So that was a lot of technical stuff up there and it can be confusing. The other way to do this and equally or maybe more important is to develop your ear so that when you hear a pitch played or sung you can find it on your instrument. That’s how I learned to play music and I think that’s why improvising has always been the most important part of music for me.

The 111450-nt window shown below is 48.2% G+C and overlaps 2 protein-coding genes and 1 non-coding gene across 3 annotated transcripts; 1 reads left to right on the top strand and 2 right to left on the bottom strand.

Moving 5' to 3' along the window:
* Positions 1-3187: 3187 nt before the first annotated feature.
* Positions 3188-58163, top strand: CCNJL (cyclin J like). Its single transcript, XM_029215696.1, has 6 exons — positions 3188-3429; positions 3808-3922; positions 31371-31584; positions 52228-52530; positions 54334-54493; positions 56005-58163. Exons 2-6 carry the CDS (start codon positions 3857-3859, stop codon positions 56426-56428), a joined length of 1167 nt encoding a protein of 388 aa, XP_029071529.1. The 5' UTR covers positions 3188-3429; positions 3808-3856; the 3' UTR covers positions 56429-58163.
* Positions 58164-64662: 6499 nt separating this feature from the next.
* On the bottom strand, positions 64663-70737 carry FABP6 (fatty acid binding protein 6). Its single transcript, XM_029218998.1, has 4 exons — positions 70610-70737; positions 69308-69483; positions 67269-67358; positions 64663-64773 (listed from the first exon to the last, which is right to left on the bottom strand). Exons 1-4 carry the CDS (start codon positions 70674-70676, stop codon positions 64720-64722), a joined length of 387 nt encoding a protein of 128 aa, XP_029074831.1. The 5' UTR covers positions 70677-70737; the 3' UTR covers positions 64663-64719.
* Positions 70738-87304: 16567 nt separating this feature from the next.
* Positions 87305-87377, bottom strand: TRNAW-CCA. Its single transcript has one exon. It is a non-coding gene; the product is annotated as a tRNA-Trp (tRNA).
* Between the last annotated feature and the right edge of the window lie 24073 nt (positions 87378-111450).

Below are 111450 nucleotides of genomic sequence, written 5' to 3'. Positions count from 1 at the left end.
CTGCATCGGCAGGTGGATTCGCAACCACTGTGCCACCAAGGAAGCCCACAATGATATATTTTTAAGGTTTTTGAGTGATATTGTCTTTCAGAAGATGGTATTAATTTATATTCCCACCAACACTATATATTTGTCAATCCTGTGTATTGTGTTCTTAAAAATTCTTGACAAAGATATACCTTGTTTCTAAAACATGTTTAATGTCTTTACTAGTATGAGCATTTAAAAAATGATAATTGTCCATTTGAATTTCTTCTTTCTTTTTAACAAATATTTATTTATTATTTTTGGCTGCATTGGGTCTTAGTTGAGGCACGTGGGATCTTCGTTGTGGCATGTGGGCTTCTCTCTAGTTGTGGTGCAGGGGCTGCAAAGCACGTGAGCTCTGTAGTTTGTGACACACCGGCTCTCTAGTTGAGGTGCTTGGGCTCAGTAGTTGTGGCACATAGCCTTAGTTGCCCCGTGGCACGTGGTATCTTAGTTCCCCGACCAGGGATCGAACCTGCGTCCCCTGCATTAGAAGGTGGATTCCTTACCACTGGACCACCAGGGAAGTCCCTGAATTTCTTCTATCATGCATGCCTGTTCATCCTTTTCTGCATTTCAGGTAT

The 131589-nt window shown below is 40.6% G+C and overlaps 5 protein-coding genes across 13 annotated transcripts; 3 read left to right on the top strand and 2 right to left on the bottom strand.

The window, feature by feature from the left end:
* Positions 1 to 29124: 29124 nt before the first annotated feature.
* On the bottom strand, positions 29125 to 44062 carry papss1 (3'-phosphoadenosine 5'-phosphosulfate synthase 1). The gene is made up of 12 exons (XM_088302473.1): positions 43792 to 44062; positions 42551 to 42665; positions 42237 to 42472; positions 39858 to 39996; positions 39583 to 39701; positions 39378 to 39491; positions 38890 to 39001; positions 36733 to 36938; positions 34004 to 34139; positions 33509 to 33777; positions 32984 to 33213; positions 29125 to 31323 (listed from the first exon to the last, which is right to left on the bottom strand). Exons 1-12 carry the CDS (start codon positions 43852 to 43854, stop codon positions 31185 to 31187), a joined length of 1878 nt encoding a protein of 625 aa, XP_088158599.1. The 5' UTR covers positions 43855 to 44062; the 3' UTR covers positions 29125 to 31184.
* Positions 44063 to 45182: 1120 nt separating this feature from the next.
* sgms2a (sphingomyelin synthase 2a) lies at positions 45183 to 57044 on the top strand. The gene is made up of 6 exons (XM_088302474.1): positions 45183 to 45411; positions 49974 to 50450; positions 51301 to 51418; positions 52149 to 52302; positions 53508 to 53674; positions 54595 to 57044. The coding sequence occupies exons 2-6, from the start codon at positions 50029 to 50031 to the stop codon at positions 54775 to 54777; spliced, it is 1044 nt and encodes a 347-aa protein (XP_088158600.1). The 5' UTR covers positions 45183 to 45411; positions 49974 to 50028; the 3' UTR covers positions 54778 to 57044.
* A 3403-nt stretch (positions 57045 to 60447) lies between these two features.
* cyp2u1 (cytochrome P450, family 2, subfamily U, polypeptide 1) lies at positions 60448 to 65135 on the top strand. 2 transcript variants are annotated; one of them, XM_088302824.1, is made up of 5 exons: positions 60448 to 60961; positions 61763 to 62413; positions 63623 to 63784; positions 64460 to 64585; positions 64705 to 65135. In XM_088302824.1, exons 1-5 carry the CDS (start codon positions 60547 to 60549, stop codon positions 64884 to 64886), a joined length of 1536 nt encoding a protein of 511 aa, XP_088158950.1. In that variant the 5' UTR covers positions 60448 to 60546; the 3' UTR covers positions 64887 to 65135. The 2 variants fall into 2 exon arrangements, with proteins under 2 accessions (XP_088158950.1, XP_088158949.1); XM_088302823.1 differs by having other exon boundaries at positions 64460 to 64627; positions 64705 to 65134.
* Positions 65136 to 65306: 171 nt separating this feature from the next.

Another personal story is how I learned to transpose in one day. It was the summer of 1979 and I was attending the 7-week summer course at Berklee College of Music. I had been playing Jazz for about 6 years and had already finished one year of College but I had never transposed or been asked to. In Boston that summer I answered a flyer on a bulletin board seeking a horn player to play with a guitar player on the streets of Boston. I met this very Hippie looking guitar player in downtown Boston on a Saturday morning and we played all over Boston that day until close to midnight. The guitar player started calling tunes that I didn’t know but he had a Real Book (fake book), in the key of C. So I was on the spot and started learning right then and there how to transpose for Eb alto. I soon came up with some tricks which I’ll explain shortly but suffice to say by the end of that day I could sight transpose reasonably well. By the way the day ended very late at night with me barely able to play anymore because of sore chops and the guitar player actually falling asleep while we were playing one tune. I played the streets of Boston all summer with that guitar player and the results were that I learned a lot of tunes, made and saved enough money to have the famous Emilio Lyons overhaul my Mark VI alto and I learned to sight transpose almost anything. To this day I request and prefer Concert parts over transposed when I’m required to read music. It’s really very simple and my simple answer will be the same for most questions you might ask. How do you learn to transpose? Just do it…. A lot. How do you play altissimo? Just do it…. a lot? How do you learn to improvise? Well you know the answer.